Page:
NEW YORK – Blood-based cancer early detection firm Freenome announced a biomarker discovery deal with ADC Therapeutics this week, marking a significant shift to its business. The partners will use Freenome's multi-omics platform to develop methods to identify diffuse large B-cell lymphoma patients (DLBCL) most likely to respond to treatment with the pharma firm’s antibody-drug conjugate loncastuximab tesirine (ADCT-402).
Although pharmaceutical partnerships are common among providers of various tissue- and blood-based ‘omics platforms, the ADC project is Freenome's first publicly announced deal of this kind. The company had previously presented itself with a much narrower focus on cancer early detection and screening.
Gabe Otte, Freenome’s CEO, maintained that the firm’s shift into the broader world of biomarker discovery would not hinder its early detection plans, though he said that the ADC deal will not be the only one of its kind that Freenome plans to announce in the coming year.
"It was always our intention to do this, but only at the right time … so while it's always been a part of our plan, we knew we needed to build a foundation for it … and really that foundation is our multi-omics platform [and the ability] to characterize DNA, RNA, proteins in the blood that are both tumor- and immune-driven," Otte said.
"We have gotten very good at controlling variability, as well as understanding and combining immune signatures with tumor signatures to understand various aspects [of cancer]," he added.
With ADC, Freenome will be addressing a cancer type that hasn’t been much of a poster child for biomarker and companion diagnostic efforts. The pharma firm is currently evaluating ADCT-402 in a pivotal Phase II clinical trial in patients with relapsed or refractory DLBCL. This area doesn’t offer any direct synergy with Freenome’s early detection efforts, Otte said, but it does provide what the company believes is a good venue to demonstrate the power of its platform.
Some other efforts to stratify patient response in DLBCL have had disappointing results recently. A partnership between Celgene and NanoString, for example — using that company’s gene expression platform to subtype patients based on a cell-of-origin signature for treatment with lenalidomide (Revlimid) — failed to meet its primary endpoint late last year.
That said, ADC’s antibody-drug conjugate is in a different class than Celgene’s compound, and although Otte didn’t describe in detail what signals Freenome plans to capture to stratify patient response to ADCT-402, he did say that the company believes its technology has unique potential.
According to Otte, Freenome has developed strategies that he said involve measuring "molecular biology changes in immune cells as they come in contact with a tumor," which the firm believes lend themselves especially well to answer the questions that ADC hopes to address.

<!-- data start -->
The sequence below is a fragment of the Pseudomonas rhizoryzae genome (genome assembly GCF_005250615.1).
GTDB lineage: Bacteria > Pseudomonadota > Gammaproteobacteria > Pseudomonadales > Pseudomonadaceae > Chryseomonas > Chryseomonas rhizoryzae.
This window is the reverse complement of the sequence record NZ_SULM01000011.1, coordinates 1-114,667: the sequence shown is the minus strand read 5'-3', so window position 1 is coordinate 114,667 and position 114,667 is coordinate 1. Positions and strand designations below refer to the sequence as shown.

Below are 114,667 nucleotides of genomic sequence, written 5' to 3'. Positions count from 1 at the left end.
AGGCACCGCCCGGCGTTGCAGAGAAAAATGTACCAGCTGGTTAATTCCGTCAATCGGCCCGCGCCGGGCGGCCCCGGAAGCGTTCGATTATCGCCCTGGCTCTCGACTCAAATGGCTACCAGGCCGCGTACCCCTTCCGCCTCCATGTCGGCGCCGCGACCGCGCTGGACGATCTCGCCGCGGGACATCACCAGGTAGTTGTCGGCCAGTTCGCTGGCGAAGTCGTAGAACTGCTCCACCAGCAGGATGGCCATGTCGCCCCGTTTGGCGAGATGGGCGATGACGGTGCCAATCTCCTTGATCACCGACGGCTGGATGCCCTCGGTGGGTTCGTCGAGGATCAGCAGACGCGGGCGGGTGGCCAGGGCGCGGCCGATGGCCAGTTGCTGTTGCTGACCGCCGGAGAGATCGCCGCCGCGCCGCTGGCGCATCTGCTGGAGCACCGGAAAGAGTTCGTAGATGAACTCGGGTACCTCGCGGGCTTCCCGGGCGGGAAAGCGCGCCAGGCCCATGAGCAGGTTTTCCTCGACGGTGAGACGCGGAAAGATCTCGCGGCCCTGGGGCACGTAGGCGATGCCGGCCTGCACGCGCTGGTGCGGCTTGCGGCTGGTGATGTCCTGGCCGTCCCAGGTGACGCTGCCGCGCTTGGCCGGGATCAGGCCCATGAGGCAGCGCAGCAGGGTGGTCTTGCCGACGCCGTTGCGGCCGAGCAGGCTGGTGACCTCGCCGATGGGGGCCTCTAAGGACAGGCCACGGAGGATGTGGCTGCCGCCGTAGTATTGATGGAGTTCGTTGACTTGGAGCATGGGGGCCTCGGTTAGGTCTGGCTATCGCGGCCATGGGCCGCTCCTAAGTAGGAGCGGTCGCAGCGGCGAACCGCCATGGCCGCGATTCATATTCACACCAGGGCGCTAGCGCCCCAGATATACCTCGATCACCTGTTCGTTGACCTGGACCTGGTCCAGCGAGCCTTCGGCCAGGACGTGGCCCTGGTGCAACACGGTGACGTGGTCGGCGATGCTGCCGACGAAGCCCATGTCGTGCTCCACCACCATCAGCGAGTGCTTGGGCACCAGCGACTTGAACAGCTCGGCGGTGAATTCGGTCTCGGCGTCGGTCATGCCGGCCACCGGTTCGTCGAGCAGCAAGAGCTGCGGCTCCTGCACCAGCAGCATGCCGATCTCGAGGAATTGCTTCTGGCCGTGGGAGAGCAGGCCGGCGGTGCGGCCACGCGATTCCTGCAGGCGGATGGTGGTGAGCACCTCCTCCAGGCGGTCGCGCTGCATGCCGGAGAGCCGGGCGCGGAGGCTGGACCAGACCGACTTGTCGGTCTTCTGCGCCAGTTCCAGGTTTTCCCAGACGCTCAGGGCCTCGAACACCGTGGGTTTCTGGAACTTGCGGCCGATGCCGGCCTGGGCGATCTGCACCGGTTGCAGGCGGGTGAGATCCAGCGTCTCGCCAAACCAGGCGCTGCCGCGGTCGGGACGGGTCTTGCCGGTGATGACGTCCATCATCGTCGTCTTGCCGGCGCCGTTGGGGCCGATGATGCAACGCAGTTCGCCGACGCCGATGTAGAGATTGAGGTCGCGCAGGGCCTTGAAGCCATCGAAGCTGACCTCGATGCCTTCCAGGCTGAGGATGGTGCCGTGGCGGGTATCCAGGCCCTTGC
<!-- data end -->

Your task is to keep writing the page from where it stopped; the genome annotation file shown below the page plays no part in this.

Despite branching out in this way into the world of precision oncology for later-stage cancers, Freenome still plans to maintain its momentum in the early detection race, Otte added. As stated previously, the company is targeting colorectal cancer initially, though it believes that its technology can eventually support screening for multiple cancer types.
Freenome is not the only company of its kind zeroing in on colorectal cancer. Guardant Health, for example, has also staked a claim, saying this May that it would begin a prospective trial of 10,000 individuals. Others have also been collecting CRC-specific datasets, even as they maintain a pan-cancer focus.
According to Otte, the $160 million that Freenome raised last month in a Series B round has set it up to conduct its own prospective trial, which will gird a submission for parallel review by the US Food and Drug Administration and Centers for Medicare and Medicaid Services.
This study will look a lot like the DeeP-C trial that supported FDA approval of Exact Sciences' Cologuard, a stool-based screening assay that Freenome and others now hope to supplant with blood tests.
"The outcome of the blood test will be compared to the outcome of colonoscopy to assess the sensitivity and specificity," Otte said.
Although full data on the company’s multi-omic approach won’t be published till next year, Otte said a publication in BMC Cancer last week illustrates the power that the company’s machine learning discovery methodology has to define both tumor- and immune-associated signals that can mark the emergence of early-stage tumors, Otte said.
With its focus on CRC early detection Freenome had been facing the development of a single assay. In applying its platform to drug development, the firm has now opened the possibility of various companion diagnostic applications.
Unlike companies that enter biomarker development studies with defined assay kits or instruments already in place, Freenome doesn’t market or sell specific diagnostics tools, and so it has an open-ended path ahead.
According to Otte, Freenome doesn’t see CDx development as being much different from its early-detection work. "The platform doesn’t care if it’s a companion diagnostic or a screening application. It’s really about solving the problem … the optimal combination of sensitivity, specificity, cost, and frequency of testing," he said.
"In either case, with a multi-omics engine, you can throw a bunch of different analytes at a particular problem, but if you don't have a route to how to make that cost effective … you don't have a solution."
"Once you know what you are looking for … whether it’s through PCR or ELISAs or a number of assays that can be done ... there are a lot of ways to solve the problem downstream," Otte said. “We don’t underestimate how difficult that is, though," he added. "We know it’s a long road."